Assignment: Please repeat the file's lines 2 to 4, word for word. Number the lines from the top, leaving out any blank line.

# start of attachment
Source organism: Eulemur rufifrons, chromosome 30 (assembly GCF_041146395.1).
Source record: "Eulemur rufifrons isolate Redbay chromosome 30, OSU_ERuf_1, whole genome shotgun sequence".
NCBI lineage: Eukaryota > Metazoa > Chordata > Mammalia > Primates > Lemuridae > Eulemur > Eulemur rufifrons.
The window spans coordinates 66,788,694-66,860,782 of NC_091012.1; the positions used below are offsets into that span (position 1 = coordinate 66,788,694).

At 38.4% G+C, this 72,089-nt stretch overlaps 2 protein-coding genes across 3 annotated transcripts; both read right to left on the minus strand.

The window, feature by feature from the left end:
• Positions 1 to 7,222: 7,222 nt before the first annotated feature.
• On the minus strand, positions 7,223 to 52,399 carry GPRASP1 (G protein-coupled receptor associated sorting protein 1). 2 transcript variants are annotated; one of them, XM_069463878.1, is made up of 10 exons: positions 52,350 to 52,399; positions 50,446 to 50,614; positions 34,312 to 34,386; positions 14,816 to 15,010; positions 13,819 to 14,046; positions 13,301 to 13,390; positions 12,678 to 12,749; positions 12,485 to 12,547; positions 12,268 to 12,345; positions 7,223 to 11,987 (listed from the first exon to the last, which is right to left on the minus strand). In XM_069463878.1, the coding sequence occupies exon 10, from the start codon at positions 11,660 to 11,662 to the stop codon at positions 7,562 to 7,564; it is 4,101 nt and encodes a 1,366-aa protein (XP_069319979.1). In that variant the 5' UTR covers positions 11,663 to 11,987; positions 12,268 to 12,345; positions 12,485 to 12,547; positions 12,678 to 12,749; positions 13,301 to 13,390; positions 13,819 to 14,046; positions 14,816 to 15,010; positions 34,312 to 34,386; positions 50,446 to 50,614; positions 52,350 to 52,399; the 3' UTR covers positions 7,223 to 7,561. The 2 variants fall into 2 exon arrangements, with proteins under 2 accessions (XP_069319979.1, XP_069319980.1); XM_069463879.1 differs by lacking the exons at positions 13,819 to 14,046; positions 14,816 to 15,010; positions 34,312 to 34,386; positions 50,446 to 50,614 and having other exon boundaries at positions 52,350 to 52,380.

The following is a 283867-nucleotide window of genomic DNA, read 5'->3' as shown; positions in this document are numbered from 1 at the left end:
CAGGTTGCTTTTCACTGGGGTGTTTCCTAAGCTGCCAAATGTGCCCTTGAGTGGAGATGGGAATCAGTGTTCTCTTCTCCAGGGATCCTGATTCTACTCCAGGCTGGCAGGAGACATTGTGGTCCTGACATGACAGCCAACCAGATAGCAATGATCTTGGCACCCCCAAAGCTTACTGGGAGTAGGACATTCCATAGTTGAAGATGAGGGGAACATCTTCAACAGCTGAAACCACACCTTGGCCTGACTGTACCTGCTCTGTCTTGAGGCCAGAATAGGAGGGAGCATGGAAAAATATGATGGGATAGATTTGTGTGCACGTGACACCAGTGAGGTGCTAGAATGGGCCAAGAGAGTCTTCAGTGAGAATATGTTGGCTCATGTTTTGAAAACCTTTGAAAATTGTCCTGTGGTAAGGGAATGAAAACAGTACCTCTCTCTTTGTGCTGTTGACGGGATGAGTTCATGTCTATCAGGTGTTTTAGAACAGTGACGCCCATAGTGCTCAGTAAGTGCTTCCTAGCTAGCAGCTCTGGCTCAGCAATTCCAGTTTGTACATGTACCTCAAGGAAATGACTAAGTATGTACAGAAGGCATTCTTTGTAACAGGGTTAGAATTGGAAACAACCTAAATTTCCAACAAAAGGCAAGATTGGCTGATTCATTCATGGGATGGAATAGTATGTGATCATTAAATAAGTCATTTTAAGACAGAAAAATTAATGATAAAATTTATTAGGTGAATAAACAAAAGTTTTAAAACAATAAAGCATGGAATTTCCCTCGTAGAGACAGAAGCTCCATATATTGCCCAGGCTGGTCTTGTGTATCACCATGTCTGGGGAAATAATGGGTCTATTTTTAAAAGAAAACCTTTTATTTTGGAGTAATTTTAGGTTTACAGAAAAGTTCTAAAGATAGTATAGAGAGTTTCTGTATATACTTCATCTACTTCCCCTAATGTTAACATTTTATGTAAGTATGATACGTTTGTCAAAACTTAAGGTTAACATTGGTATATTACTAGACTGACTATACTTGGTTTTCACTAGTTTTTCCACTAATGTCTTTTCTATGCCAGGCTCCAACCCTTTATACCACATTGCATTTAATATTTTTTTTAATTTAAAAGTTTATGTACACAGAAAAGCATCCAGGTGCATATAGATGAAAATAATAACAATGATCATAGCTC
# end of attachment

Source record: "Eulemur rufifrons isolate Redbay chromosome 30, OSU_ERuf_1, whole genome shotgun sequence".
NCBI lineage: Eukaryota > Metazoa > Chordata > Mammalia > Primates > Lemuridae > Eulemur > Eulemur rufifrons.
The window spans coordinates 66,788,694-66,860,782 of NC_091012.1; the positions used below are offsets into that span (position 1 = coordinate 66,788,694).